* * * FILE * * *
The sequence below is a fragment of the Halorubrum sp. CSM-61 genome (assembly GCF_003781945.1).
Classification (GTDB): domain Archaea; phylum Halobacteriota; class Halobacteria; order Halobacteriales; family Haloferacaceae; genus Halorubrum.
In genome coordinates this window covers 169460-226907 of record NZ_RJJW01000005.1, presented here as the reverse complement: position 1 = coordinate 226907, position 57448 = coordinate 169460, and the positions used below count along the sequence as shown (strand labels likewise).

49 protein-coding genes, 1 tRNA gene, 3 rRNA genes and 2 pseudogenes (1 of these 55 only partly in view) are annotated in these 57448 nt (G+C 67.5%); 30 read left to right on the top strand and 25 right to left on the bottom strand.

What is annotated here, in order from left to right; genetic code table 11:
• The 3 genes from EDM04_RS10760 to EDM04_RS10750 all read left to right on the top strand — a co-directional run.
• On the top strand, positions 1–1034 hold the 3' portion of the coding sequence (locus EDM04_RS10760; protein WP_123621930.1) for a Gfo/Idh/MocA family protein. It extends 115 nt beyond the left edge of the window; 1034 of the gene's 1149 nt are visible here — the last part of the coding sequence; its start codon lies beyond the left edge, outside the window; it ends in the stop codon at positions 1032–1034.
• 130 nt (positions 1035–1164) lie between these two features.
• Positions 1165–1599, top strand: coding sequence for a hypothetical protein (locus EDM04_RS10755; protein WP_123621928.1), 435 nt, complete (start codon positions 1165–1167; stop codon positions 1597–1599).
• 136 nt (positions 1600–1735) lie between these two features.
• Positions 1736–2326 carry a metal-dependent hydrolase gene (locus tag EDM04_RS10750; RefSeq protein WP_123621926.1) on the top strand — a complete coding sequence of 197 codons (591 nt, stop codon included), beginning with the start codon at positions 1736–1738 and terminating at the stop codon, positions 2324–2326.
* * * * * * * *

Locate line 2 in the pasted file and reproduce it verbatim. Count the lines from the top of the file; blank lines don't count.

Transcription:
Classification (GTDB): domain Archaea; phylum Halobacteriota; class Halobacteria; order Halobacteriales; family Haloferacaceae; genus Halorubrum.